Jeff Degano | LHP
Degano grew up in Surrey, a Vancouver suburb just north of the Canada-U.S. border. He was part of the Canadian team in the 2005 Little League World Series, and wound up taking a loss in pool play. (Canada was eliminated later in the tournament.) Degano attended Fraser Heights High School and was not much of a pro prospect at the time, so he went unselected in the 2010 draft.
Degano headed to Marshalltown Community College in Iowa, pitching to a 3.80 ERA with 98 strikeouts in 71 innings across 16 starts in two seasons. Although he was draft-eligible following both the 2011 and 2012 seasons at Marshalltown, Degano still wasn’t much of a pro prospect, so he went undrafted both times. He instead transferred to Indiana State for his junior year.
In his first season with the Sycamores, Degano made three starts and allowed eleven runs (eight earned) on 15 hits and seven walks in 8.2 innings. He struck out only four. Yeesh. Degano was not healthy though — he blew out his elbow early in the 2013 season and underwent Tommy John surgery. He made just those three starts in 2013 and did not pitch at all in 2014 either.
Degano returned to the mound last spring and was one of the best college starters in the county. He threw 99 innings across 15 starts as a redshirt junior, pitching to a 2.36 ERA with 126 strikeouts (eighth most in Division I) and 28 walks. Degano got better and better as he got further away from elbow surgery and finished the spring very strong.
Baseball America (subs. req’d) ranked Degano as the third best prospect in Indiana and the 83rd best prospect in the 2015 draft class overall. The Yankees selected Degano in the second round (57th overall) and signed him to a $650,000 bonus fairly quickly. Slot was $1.07M. The draft pool savings were redirected towards later round picks.
The Yankees eased Degano into pro ball following Tommy John surgery and his big spring workload at Indiana State. He made six tune-up appearances (10.2 innings) with the Rookie Gulf Coast League Yankees before jumping to Short Season Staten Island, where he had a 2.77 ERA (3.13 FIP) in 13 innings. Degano spent most of his time piggybacking with first rounder James Kaprielian — Kaprielian would start, go two or three innings, then Degano would come out of the bullpen and throw two or three innings. After throwing 122.2 total innings in his first year back from elbow reconstruction, the Yankees sent Degano home after the minor league season. He didn’t participate in Instructional League.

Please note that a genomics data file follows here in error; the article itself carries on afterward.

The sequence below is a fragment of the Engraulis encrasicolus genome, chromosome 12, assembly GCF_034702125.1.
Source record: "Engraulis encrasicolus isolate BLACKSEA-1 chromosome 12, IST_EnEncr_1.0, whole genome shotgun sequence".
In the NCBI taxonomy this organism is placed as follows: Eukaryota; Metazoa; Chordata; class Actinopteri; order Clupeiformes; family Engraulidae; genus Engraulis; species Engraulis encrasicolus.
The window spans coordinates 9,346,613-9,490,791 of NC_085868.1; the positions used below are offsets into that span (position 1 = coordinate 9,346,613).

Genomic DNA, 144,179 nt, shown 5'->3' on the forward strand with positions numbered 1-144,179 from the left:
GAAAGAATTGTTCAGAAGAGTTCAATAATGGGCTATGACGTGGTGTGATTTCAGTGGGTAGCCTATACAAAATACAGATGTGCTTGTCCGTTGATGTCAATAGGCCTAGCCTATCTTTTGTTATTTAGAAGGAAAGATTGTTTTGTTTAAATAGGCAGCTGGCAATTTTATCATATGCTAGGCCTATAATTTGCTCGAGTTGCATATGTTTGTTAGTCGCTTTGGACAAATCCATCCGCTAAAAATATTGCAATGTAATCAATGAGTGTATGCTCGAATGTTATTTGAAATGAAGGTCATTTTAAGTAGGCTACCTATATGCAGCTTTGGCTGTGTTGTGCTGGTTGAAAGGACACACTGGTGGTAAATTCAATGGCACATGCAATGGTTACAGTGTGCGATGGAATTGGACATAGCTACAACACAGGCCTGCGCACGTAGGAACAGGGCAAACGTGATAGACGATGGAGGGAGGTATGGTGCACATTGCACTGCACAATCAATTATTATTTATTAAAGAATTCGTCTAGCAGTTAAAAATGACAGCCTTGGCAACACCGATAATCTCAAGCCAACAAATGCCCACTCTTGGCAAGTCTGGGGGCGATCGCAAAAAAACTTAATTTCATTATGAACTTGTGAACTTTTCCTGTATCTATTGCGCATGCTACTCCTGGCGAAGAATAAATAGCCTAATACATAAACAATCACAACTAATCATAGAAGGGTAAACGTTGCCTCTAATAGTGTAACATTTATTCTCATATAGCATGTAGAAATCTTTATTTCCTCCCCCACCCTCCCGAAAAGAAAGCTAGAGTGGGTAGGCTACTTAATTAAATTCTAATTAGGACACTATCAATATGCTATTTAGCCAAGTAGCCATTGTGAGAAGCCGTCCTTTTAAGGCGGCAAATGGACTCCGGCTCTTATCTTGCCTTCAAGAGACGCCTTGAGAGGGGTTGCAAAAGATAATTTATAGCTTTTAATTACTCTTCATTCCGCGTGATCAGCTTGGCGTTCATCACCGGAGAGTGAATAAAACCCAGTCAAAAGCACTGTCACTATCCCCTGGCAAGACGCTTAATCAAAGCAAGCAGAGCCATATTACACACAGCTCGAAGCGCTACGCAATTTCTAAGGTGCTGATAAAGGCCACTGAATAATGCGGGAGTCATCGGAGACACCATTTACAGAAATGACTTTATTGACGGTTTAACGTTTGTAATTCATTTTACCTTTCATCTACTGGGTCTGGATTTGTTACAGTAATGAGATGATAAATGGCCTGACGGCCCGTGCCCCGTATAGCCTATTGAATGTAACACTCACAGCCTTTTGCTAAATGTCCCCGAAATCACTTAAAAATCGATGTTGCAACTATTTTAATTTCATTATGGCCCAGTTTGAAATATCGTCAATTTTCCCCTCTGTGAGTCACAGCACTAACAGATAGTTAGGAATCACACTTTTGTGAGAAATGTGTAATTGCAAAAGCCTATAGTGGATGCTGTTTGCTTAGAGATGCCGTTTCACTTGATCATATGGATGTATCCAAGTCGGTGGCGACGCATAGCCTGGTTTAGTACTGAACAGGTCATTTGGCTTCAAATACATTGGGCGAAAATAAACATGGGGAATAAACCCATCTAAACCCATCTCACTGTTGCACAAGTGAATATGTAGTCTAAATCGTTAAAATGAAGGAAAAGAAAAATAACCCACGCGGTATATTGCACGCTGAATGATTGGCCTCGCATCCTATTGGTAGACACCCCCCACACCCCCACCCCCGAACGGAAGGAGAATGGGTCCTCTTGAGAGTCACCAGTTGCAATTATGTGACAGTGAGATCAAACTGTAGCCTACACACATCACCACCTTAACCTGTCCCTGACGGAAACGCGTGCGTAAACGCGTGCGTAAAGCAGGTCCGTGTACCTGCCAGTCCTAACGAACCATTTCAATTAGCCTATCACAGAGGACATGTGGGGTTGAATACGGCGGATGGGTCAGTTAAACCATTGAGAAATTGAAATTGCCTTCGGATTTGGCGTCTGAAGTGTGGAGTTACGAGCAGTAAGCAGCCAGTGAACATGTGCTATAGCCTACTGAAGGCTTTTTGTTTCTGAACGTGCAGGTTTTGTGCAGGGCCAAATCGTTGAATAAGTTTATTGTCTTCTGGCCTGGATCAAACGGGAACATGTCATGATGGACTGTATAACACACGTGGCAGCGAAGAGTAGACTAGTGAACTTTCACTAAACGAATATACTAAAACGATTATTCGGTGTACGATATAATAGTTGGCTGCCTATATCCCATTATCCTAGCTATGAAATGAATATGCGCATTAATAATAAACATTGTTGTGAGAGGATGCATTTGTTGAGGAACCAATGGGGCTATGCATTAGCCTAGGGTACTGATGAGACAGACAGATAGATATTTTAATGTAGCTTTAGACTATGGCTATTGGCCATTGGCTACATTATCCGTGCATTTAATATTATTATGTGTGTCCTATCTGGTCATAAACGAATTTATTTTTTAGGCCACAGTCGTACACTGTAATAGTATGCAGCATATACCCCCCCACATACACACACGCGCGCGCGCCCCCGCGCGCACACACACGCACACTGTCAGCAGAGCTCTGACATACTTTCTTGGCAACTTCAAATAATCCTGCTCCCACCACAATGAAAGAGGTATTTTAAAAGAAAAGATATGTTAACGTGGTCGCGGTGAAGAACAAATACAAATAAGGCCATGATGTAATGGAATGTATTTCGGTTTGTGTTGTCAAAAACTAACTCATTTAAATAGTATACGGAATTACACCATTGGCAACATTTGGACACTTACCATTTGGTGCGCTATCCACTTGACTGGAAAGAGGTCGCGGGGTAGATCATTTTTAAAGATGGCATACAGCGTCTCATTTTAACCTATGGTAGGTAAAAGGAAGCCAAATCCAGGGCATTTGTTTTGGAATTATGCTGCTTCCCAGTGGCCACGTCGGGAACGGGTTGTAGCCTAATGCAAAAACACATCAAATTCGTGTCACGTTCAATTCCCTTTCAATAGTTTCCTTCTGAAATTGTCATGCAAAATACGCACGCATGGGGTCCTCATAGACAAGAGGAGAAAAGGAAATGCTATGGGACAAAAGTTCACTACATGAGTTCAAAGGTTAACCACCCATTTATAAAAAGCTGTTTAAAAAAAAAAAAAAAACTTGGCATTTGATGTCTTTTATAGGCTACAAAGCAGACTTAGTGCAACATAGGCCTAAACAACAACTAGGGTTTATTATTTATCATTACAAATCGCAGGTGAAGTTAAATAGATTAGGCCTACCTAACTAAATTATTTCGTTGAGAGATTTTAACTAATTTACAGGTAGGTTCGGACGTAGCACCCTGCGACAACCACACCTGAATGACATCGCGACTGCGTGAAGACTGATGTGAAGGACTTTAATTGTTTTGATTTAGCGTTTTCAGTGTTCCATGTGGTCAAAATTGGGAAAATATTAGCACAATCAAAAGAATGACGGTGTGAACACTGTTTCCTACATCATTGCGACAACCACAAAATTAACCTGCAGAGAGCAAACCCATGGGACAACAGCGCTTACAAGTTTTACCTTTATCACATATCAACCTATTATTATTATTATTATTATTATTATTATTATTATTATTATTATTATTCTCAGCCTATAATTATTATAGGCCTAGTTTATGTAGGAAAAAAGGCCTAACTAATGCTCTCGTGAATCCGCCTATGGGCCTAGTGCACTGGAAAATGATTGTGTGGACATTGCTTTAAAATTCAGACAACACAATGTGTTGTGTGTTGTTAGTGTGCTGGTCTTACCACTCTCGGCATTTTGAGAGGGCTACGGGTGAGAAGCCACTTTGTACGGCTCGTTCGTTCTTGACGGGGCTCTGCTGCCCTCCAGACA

Listed at 6-foot-4 and 215 lbs., Degano turned 23 in October and is older than your typical college draftee because the Tommy John surgery delayed things by two years. He only made the three starts in 2013 — his junior and would-be draft year — before missing the entire 2014 season as well.
Anyway, Degano works with a low-90s fastball that sat closer to 92-94 mph later in the spring, as he got further away from elbow surgery. He has two versions of a slurvy breaking ball — the pitch sits anywhere in the 77-82 mph range and Degano can give it big break like a curveball or sweepy break like a slider. Here’s some video from last May, a few weeks before the draft.
Once he shook off the rust following surgery, Degano threw more strikes and was better able to pound the zone. He has good control right now but must work on his command, namely painting the corners and keeping his fastball at the knees. Degano is a left-hander with the stuff to miss bats and a big workhorse frame, so it’s no surprise he was drafted as high as he was despite his age and injury history.
The Yankees are going to keep Degano in the rotation and hope he improves his changeup so he can remain a starter long-term. I’m not sure whether he’ll open the season with Low-A Charleston or High-A Tampa though. The Yankees might be tempted to start Degano at the higher level given his age, but after losing 2013-14 to injury, the lower level might be more appropriate at this point of his development. We’ll see. Either way, Degano will pitch in full season ball this coming season.
The injury history sucks, but Degano is a southpaw with good stuff and a big frame, so I’m a fan. His age doesn’t bother me much, to be honest. Yeah, it would be better if he was 20 or 21, but they don’t check IDs on the mound. If you can get outs, you can get outs. It doesn’t matter how old you are. Even if Degano doesn’t improve his changeup, I think he has the tools to be a very successful lefty reliever, and I don’t mean a lefty specialist either. The Yankees took Degano in part to save draft pool space — he had limited leverage after the injury, hence the well-below-slot bonus — but he’s a legitimate prospect with impact potential.